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Thread: Another way to fix a stripped drive shaft filler plug

  1. #1
    Registered User Anyname's Avatar
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    Another way to fix a stripped drive shaft filler plug

    So there I was, standing in my motorcycle shed, a 14MM tap in one hand and a new 14X1.5MM filler plug in the other. I was staring at the stripped drive shaft filler plug hole on my 1986 R80 and realizing that the only way that a 14 MM tap was going to re-thread that hole was if I pulled the final drive and reamed the hole first. It was also looking likely that I would either have to dismantle the final drive unit itself or grind the taper off of the tap to provide enough full threads for the new plug.

    Phooey. That's a lot of work just so that the R80 wouldn't have a rubber cork for a filler plug. It also seemed possible that bad things could happen to a perfectly good final drive during that much surgery.

    I took a second look at the filler hole and realized that while it looked to be stripped smooth, it still had some residual threads, especially near the bottom where the previous owner and BMW's 12 MM filler plug couldn't reach. A quick trip to the hardware store for some metric taps and dies, and I formulated a plan to sleeve the hole which a hollow plug threaded 12X1.5MM on the outside and 10X1.5MM on the inside. The standard 10X1.5 bolt stocked by my hardware even had a smooth raised lip for the gasket to seat on.

    This is what I came up with, sorry for the crappy photo, but it's hand held in poor light without a flash. Glare from my flash unit made the part unrecognizable. This is the sleeve and the new plug:
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    Last edited by Anyname; 11-07-2010 at 01:12 AM.
    BMW R bike rider, horizontally opposed to everything...

  2. #2
    Registered User Anyname's Avatar
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    Here is the sleeve threaded and epoxied into place. The 12MM threads I machined on the exterior of the sleeve had a better thread form than the original BMW plug and were not tapered at the end, so they actually gripped fairly well. I used the new plug to drive the sleeve into the filler hole. As you can see, I didn't remove any parts from the bike to install the sleeve. I did wax the filler plug to make sure that the epoxy didn't adhere to it and I only put epoxy on the threads near the shoulder of the sleeve. I didn't want epoxy in the swing arm.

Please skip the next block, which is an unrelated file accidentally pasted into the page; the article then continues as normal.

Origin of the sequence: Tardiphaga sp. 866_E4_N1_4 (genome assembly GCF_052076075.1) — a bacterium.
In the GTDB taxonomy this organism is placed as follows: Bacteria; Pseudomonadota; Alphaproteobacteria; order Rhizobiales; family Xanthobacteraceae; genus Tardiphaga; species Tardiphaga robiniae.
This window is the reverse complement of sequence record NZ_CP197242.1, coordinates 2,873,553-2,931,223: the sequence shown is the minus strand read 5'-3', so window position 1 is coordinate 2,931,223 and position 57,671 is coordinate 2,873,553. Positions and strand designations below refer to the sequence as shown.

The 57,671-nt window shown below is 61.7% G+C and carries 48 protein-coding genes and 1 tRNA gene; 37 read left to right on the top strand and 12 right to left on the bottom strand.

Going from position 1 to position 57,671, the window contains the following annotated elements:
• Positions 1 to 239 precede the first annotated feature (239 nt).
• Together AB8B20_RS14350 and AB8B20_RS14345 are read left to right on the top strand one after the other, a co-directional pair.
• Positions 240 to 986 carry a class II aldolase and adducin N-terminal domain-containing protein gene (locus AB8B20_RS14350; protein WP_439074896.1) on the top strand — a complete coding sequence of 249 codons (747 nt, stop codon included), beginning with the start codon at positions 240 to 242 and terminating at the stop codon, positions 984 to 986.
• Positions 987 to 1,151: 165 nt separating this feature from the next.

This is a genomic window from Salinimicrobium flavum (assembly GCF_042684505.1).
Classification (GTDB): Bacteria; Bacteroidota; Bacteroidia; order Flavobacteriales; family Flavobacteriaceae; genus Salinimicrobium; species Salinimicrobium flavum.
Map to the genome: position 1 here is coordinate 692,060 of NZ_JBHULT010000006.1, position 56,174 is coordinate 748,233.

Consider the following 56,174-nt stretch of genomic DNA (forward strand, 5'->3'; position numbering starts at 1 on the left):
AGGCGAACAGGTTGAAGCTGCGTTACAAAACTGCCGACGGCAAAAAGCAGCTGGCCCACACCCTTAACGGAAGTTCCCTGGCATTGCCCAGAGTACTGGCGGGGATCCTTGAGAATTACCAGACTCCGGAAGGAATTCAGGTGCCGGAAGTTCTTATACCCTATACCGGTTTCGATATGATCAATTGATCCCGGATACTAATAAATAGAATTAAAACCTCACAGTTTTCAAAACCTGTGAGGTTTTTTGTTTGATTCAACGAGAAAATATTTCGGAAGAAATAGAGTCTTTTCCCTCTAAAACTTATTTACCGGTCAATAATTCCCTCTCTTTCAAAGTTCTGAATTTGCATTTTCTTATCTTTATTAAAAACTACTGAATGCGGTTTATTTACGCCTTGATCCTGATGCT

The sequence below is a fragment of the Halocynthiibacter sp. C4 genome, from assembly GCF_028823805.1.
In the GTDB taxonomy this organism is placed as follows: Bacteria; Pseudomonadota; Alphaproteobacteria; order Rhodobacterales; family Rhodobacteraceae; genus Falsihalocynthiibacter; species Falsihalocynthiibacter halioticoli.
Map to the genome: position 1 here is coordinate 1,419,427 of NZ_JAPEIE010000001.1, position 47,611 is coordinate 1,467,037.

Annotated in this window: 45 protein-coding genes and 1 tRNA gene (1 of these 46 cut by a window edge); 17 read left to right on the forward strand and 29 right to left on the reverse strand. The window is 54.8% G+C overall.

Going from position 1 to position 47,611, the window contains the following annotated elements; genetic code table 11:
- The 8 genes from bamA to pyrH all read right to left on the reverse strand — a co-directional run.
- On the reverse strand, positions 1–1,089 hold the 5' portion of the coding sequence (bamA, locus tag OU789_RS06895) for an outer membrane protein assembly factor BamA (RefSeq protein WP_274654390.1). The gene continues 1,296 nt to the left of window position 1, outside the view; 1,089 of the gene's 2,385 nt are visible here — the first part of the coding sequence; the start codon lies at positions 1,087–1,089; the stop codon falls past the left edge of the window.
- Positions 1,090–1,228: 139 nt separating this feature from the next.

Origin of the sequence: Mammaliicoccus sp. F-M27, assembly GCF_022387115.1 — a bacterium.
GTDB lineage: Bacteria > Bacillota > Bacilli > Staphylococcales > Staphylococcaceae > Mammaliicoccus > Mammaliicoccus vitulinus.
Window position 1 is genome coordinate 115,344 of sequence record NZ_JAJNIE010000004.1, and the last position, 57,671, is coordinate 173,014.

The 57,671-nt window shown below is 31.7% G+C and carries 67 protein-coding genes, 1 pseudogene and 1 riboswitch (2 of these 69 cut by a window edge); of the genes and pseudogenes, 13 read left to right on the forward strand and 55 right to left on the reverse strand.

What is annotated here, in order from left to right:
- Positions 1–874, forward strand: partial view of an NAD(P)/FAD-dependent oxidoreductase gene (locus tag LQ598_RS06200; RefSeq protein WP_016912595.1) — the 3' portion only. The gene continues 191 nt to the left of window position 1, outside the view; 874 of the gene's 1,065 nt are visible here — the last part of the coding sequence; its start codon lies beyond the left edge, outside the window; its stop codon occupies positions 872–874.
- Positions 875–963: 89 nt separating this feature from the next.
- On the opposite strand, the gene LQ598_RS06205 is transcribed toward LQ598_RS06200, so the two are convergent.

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    BMW R bike rider, horizontally opposed to everything...

  3. #3
    Registered User Anyname's Avatar
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    This is the sleeve with the new 10X1.5 filler plug installed. I found that BMW sells 10MM aluminum filler plug gaskets. I have a pile of them left over from the fluids servicing kits I used to get with my K100.
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    BMW R bike rider, horizontally opposed to everything...

  4. #4
    Registered User Anyname's Avatar
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    This is the new filler plug, since the sleeve extends about 2/10ths of an inch above the casting, the new plug can have much longer threaded section than the original and should be less likely to strip the hole. I stamped 10X1.5 on the top of the plug so that the next owner will have a clue as to what the thread size is. So far the only down side I can see is that I now have to fill the drive shaft with fluid through a smaller hole. Since I have acquired a collection of turkey basters, cake decorators, ketchup dispensers and plastic syringes for squirting lubricants into difficult to access reservoirs on BMWs, that shouldn't be a major problem. The drive shaft only holds 150ML.
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    BMW R bike rider, horizontally opposed to everything...

  5. #5
    Bill Burke
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    Quite elegant. I like it. Certainly more elegant than my bodge job with a helicoil.

  6. #6
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    Good Job !

    I've certainly been 'surprised' by finding much less carefully done repair jobs before - I wouldn't be too worried about that one.
    BMWs in my garage: 1982 R65LS, 1978 R100/7

  7. #7
    Registered User ebeeby's Avatar
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    Nicely done!

    I have a feeling that Moe, Larry and Curly await the numbnuts who over-torque and strip these things. Some fingers in the eyes, hammer blows to the head, clumps of hair pulled out - for about 100 years - seems like a fitting purgatory.
    1973 R75/5

  8. #8
    Rally Rat
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    Quote Originally Posted by ebeeby View Post
    Nicely done!

    I have a feeling that Moe, Larry and Curly await the numbnuts who over-torque and strip these things. Some fingers in the eyes, hammer blows to the head, clumps of hair pulled out - for about 100 years - seems like a fitting purgatory.
    I agree. In 35 years of working on these bikes, I have never stripped one of these drain plug threads. I've sure fixed a lot of them, though...

  9. #9
    Simpleman
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    Nice and thanks for sharing

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